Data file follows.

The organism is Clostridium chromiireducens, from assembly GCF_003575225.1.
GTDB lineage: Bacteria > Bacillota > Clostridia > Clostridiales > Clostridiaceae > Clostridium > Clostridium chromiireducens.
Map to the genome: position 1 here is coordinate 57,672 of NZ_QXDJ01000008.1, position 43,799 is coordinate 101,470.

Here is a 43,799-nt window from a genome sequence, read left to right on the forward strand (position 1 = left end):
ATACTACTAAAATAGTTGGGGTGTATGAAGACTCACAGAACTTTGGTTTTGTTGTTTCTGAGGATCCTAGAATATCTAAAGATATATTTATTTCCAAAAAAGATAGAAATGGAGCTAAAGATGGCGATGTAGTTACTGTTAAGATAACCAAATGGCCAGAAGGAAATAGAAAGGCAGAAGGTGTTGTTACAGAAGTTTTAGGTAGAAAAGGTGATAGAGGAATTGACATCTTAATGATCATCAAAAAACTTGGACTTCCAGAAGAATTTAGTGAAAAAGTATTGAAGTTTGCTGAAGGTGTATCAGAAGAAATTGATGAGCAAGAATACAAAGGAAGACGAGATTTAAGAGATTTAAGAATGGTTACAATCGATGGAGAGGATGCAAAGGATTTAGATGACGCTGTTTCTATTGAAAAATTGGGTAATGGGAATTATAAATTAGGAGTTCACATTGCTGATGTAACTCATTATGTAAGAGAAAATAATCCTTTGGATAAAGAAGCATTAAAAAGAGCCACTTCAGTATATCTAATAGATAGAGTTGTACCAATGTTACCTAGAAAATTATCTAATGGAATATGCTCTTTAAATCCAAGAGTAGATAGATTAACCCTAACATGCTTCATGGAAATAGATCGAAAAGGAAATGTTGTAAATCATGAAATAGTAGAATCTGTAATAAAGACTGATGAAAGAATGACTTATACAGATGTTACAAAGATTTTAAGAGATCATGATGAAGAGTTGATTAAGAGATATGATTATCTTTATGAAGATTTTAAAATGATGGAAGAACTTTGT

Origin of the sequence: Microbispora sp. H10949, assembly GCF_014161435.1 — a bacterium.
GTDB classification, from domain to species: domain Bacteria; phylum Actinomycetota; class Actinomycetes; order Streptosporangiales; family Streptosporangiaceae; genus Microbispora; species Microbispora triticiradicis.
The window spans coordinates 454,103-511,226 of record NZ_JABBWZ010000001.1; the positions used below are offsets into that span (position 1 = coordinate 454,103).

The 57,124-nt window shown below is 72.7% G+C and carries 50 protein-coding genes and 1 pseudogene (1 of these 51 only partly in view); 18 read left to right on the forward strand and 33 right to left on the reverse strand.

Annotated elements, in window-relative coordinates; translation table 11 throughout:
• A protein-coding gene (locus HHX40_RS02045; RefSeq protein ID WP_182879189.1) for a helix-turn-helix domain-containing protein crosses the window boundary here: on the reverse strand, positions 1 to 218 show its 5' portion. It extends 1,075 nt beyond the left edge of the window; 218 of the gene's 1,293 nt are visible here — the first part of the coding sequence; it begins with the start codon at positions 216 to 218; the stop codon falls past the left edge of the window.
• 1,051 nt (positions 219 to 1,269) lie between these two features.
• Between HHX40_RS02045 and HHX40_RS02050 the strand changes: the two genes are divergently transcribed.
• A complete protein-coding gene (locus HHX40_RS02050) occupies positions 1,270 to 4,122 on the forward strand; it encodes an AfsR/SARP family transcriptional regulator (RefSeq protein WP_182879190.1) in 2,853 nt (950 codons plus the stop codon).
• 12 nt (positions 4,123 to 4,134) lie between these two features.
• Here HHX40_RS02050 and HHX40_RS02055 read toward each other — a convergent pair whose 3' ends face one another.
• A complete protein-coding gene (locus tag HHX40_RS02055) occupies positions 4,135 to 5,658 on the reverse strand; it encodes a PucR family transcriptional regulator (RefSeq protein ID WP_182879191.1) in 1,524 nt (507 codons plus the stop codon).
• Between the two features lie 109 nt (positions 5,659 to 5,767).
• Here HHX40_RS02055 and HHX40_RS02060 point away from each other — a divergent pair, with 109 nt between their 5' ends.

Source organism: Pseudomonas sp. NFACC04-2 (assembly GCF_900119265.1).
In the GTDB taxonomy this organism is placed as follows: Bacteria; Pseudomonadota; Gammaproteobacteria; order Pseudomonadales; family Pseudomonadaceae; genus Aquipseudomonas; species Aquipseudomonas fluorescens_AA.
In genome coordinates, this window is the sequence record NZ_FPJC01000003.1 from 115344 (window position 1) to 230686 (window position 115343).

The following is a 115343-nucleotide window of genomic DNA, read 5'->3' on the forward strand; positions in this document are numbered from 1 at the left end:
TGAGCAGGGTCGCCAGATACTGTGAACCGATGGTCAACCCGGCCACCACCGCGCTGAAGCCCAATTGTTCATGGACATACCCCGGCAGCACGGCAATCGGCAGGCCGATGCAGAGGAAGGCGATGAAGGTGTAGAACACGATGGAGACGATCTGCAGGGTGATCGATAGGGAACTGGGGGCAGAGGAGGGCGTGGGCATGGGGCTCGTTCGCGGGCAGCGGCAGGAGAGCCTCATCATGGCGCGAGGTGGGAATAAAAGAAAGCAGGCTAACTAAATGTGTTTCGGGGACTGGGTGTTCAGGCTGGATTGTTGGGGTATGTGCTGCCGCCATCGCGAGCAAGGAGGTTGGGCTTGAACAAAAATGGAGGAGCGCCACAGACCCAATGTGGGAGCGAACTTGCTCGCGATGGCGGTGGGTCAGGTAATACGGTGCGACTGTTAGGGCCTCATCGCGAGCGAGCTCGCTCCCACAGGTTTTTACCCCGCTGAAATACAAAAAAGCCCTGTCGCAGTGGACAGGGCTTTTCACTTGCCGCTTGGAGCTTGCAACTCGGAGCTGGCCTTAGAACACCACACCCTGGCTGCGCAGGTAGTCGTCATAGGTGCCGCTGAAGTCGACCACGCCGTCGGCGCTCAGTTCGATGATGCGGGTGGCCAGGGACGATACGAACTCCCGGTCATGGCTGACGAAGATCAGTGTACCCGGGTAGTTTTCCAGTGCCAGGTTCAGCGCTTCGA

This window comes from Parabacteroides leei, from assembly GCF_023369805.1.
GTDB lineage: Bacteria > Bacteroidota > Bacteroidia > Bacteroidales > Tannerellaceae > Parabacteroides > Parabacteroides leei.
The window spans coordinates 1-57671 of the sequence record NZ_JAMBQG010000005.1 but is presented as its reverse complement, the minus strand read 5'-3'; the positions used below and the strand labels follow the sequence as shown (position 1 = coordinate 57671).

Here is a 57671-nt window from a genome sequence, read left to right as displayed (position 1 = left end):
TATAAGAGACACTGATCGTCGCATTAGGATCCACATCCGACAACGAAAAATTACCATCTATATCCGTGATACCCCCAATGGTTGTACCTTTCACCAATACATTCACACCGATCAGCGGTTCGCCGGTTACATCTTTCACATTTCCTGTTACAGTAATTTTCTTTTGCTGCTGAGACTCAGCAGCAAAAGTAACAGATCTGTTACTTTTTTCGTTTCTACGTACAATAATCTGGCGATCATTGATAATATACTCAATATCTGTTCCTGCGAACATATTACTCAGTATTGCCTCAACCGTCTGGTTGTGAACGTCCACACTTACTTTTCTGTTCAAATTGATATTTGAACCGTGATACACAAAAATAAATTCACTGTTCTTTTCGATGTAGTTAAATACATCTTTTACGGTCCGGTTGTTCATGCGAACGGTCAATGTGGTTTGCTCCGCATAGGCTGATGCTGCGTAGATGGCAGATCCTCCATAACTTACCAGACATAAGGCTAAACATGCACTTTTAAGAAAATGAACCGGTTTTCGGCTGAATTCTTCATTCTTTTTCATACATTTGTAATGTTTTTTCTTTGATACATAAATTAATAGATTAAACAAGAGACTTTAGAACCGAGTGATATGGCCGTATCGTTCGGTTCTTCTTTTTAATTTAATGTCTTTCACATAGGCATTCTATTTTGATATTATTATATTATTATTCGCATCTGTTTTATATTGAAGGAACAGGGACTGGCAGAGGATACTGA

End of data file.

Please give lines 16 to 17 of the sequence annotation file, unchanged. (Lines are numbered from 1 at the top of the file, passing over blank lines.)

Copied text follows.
• Here HHX40_RS02050 and HHX40_RS02055 read toward each other — a convergent pair whose 3' ends face one another.
• A complete protein-coding gene (locus tag HHX40_RS02055) occupies positions 4,135 to 5,658 on the reverse strand; it encodes a PucR family transcriptional regulator (RefSeq protein ID WP_182879191.1) in 1,524 nt (507 codons plus the stop codon).